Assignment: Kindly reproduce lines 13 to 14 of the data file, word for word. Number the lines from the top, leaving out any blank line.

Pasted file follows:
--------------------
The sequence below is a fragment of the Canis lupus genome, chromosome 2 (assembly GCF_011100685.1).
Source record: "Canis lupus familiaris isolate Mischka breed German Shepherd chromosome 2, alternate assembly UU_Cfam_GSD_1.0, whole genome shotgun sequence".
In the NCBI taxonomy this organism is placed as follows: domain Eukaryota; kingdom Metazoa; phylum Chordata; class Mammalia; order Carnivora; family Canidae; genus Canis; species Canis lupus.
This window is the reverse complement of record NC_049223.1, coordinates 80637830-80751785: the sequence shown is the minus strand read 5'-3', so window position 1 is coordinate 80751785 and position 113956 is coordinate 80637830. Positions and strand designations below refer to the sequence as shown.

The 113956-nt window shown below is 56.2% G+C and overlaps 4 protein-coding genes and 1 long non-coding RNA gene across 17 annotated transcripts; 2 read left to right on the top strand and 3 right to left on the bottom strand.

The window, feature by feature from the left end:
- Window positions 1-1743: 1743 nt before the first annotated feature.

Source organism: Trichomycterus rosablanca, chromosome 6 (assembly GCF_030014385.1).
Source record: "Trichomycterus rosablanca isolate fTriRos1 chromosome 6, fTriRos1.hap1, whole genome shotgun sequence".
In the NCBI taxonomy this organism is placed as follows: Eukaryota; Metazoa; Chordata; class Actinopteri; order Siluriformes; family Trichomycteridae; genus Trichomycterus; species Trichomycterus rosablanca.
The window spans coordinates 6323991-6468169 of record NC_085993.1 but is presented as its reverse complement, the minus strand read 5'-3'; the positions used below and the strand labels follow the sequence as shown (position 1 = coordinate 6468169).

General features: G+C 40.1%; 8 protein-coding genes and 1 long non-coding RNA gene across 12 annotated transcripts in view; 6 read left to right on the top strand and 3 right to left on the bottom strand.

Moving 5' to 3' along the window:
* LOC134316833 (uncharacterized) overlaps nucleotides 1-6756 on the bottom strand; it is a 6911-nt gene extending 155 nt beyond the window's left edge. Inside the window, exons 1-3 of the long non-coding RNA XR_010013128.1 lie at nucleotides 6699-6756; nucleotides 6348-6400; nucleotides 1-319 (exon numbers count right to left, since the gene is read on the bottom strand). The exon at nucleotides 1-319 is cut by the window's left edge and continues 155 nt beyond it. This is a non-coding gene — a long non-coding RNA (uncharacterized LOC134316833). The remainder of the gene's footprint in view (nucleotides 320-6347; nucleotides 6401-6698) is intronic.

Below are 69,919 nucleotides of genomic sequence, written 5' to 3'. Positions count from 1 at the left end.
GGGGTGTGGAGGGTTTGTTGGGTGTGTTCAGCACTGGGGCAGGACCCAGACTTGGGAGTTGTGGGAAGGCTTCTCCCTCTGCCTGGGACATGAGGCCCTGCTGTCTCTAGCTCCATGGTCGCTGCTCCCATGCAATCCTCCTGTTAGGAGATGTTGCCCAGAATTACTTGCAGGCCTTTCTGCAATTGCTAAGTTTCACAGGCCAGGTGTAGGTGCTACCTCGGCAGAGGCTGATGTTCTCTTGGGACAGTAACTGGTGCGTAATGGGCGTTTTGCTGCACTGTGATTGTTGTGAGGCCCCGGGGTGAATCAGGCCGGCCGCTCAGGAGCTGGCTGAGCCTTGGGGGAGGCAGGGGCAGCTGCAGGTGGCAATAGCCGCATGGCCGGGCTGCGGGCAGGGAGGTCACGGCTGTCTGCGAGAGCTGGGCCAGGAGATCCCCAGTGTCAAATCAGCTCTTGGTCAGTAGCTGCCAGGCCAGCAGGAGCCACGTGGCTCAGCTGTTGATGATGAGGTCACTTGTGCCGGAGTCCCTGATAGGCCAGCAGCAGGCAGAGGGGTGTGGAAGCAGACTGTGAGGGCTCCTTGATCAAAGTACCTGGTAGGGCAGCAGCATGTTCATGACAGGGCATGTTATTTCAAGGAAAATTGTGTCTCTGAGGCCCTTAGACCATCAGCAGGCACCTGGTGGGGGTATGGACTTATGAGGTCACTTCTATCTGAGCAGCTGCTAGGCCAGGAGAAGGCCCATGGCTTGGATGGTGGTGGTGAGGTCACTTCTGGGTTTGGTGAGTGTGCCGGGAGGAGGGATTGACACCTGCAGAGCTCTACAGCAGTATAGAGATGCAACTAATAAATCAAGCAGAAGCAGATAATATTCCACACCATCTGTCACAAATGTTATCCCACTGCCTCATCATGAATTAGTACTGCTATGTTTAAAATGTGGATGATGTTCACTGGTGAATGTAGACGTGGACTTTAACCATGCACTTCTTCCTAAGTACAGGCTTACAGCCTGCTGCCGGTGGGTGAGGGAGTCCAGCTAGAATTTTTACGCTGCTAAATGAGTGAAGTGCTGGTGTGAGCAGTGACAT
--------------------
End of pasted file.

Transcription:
Moving 5' to 3' along the window:
* LOC134316833 (uncharacterized) overlaps nucleotides 1-6756 on the bottom strand; it is a 6911-nt gene extending 155 nt beyond the window's left edge. Inside the window, exons 1-3 of the long non-coding RNA XR_010013128.1 lie at nucleotides 6699-6756; nucleotides 6348-6400; nucleotides 1-319 (exon numbers count right to left, since the gene is read on the bottom strand). The exon at nucleotides 1-319 is cut by the window's left edge and continues 155 nt beyond it. This is a non-coding gene — a long non-coding RNA (uncharacterized LOC134316833). The remainder of the gene's footprint in view (nucleotides 320-6347; nucleotides 6401-6698) is intronic.